Since perfectly competitive firms will always receive the equilibrium price for every quantity sold, both its marginal revenue and average revenue will equal its price. This is illustrated below

And because price equals marginal revenue, the marginal revenue curve for a perfectly competitive firm will be the same as its demand curve.

Remember that the demand curve relates price to quantity while the marginal revenue relates to marginal revenue to quantity.

Marginal cost is the additional cost resulting from a unit change in output. It is calculated as:


What level of output should a perfectly competitive firm produce?
A perfectly competitive firm determines the output to product is by using the profit-maximization rule.

Profit maximization is the process by which a firm determines the price and output level that will result in the largest profit.

The profit-maximization point, as represented below, is the point where marginal revenue equals marginal cost.

The firm will produce 125 units. This is because the firm will be maximizing profit($MR=MC$) at that point.

The intuition for this is simple. Profit-maximizing firms will keep expanding production as long as marginal revenue is greater than marginal cost. 

Profit-seeking firms would stop expanding production if marginal revenue equals marginal cost. This is because the firm is making the highest profit possible at the profit-maximizing point. 

If the firm decides to further expand production beyond the profit-maximizing point(to 140 in the above graph), then it would successfully produce where marginal cost is greater than marginal revenue.

Sometimes, the output where marginal revenue equals marginal cost may not be profit-maximizing, rather, it might be the loss-minimizing output. This is due to the relationship between price and average cost.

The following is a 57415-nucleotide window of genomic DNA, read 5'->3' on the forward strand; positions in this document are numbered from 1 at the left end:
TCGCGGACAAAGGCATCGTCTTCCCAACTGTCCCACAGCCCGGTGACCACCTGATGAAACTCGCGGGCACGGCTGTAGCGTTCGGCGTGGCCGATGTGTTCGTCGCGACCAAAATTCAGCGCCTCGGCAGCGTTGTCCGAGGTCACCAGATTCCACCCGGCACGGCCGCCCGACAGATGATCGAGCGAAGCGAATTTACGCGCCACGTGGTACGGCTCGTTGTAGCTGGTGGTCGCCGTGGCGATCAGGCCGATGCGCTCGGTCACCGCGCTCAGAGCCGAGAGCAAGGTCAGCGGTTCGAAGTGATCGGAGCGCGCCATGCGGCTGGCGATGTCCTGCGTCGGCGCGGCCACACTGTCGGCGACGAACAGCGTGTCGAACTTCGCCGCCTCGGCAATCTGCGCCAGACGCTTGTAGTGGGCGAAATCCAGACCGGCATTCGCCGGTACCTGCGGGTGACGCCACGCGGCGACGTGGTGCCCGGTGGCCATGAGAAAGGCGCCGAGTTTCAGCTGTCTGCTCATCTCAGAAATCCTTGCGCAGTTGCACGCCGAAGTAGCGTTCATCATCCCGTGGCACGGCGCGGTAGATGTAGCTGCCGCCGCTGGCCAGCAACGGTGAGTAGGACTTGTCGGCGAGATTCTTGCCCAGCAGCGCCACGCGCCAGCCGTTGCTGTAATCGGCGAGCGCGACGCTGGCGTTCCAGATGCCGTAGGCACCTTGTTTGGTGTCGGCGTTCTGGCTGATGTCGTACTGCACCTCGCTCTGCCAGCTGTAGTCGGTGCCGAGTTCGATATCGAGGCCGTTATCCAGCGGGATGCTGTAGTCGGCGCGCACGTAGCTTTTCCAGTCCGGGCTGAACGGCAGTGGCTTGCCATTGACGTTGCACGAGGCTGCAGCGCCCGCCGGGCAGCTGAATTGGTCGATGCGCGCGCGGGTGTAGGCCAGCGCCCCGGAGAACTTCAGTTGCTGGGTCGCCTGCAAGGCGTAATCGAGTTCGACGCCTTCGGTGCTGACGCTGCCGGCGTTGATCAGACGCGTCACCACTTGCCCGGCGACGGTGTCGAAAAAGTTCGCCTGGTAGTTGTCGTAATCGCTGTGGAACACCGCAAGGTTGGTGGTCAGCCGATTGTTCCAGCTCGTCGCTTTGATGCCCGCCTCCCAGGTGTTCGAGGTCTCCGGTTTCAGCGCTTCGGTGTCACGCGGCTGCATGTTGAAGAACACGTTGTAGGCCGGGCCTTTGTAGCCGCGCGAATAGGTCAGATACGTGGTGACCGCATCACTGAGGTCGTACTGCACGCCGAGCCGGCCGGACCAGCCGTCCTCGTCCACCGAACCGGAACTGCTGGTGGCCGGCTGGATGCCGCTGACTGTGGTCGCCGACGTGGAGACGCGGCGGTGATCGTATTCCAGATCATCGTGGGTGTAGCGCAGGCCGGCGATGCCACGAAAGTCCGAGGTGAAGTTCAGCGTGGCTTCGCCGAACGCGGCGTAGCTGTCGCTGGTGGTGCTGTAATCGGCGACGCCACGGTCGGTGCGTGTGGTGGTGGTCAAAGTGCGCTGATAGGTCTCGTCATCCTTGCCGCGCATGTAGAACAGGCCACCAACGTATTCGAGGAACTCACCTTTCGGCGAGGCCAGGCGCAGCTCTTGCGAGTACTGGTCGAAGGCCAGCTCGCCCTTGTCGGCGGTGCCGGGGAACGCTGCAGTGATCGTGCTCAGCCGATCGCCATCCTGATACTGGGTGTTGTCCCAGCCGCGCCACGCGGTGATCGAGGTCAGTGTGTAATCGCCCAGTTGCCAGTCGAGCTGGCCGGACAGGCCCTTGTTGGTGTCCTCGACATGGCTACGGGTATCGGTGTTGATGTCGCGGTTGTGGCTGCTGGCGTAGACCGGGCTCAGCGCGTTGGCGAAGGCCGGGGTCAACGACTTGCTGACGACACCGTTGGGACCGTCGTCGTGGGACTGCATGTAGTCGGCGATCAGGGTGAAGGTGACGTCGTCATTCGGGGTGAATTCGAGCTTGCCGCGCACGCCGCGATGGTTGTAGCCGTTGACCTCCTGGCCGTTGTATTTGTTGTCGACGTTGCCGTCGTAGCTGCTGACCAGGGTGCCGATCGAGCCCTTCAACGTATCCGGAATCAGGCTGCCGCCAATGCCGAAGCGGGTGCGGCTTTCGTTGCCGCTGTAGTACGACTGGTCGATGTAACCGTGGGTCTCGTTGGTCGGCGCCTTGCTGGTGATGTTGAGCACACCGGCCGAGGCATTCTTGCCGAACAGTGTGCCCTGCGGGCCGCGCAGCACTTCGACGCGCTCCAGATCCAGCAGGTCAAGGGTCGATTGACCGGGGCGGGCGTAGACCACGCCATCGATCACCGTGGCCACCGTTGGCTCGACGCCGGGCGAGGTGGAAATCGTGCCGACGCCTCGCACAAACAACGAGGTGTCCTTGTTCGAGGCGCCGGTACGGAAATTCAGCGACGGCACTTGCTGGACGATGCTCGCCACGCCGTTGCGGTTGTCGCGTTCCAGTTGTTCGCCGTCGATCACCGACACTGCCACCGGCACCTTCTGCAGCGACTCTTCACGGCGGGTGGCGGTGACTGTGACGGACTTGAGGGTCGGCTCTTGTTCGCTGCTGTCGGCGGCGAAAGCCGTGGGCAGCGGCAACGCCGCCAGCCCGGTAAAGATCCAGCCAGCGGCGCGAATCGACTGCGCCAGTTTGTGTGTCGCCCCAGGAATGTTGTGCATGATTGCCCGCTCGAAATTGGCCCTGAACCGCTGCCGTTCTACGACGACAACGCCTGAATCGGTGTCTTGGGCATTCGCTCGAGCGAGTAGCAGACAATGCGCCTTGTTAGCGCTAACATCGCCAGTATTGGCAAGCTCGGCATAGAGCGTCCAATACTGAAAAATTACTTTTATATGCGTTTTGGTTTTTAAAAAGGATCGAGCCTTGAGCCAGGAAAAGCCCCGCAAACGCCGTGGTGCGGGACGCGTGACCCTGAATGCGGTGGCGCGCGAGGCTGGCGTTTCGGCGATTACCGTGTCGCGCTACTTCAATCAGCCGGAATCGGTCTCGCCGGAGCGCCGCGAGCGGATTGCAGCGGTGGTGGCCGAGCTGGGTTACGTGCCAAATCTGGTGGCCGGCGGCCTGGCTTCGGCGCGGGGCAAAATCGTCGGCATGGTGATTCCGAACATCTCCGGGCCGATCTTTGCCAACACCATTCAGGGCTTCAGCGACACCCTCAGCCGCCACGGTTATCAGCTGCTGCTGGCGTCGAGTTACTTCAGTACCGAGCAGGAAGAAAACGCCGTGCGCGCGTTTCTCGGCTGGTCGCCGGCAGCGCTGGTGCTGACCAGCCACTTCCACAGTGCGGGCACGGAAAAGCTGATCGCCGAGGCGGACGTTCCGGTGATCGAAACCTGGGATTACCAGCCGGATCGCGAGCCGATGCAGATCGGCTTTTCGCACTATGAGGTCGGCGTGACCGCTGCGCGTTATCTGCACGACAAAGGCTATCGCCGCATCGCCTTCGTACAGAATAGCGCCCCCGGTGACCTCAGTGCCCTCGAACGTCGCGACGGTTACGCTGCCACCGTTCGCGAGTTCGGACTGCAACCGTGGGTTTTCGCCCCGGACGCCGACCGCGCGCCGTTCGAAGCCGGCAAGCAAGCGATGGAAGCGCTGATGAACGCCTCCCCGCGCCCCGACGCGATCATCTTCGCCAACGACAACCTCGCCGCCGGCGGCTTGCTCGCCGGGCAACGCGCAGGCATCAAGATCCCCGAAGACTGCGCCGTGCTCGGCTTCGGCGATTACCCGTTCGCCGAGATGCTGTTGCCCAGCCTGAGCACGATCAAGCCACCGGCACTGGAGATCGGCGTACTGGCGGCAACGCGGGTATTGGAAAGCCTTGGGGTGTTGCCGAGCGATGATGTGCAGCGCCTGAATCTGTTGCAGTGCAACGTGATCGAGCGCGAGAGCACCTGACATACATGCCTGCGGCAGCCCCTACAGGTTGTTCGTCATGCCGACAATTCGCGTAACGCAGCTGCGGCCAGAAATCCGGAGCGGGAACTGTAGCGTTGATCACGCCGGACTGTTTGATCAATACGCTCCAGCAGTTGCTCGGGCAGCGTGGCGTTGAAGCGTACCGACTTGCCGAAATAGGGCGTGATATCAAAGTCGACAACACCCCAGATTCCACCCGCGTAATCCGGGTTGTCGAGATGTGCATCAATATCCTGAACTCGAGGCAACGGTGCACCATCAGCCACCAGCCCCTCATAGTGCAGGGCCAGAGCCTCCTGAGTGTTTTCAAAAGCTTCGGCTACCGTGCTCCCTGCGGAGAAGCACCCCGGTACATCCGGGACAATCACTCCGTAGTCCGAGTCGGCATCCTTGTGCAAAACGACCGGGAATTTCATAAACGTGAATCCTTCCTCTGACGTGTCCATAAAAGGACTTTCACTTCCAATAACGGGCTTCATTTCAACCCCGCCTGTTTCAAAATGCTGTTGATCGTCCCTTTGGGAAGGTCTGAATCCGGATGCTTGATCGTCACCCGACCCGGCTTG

To better understand this, we may identify three possible cases for a perfect competitor.

1. Price is greater than the average cost: The firm is making an economic profit. 

So, a perfectly competitive firm will be maximizing profit if the price is greater than the average cost. This is illustrated below.
2. Price equals average cost: The firm is making zero economic profit. The firm will be break-even when price equals average cost. 

3. Price is lesser than average cost but greater than average variable cost: The firm will be sustaining an economic loss. A perfectly competitive firm will be minimizing loss when the price is greater than the average cost.
A perfectly competitive firm can earn a profit, loss, or even make zero profit in the short run. The accompanying diagram illustrates.
Various profit and loss region for perfect competitor

From figure(a), if the firm decides to produce above the point where the marginal cost curve intersects the average cost curve, it will be making an abnormal profit in the short run. 

The firm will be making zero profit if it decides to produce at the point where the marginal cost curve intersects the average cost curve.

Another case would be when the marginal cost curve is below the average cost but above the average variable cost. The firm will be making losses at this point. 

But the firm will continue and not shut down the production. This is because the price received is still covering its variable cost.

So, when will the firm shut down?
Perfectly competitive firms will only shut down when the market-established price is below the variable cost.

This can be visualized in figure (a) as the marginal cost curve below the average variable cost. 

The short-run supply curve for a perfectly competitive firm can be derived from this.

No firm will produce below the shutdown point, hence, the short-run supply curve of a perfectly competitive is the marginal cost above the shutdown point.

As earlier noted, it is possible for a perfectly competitive to earn abnormal profit in the short run.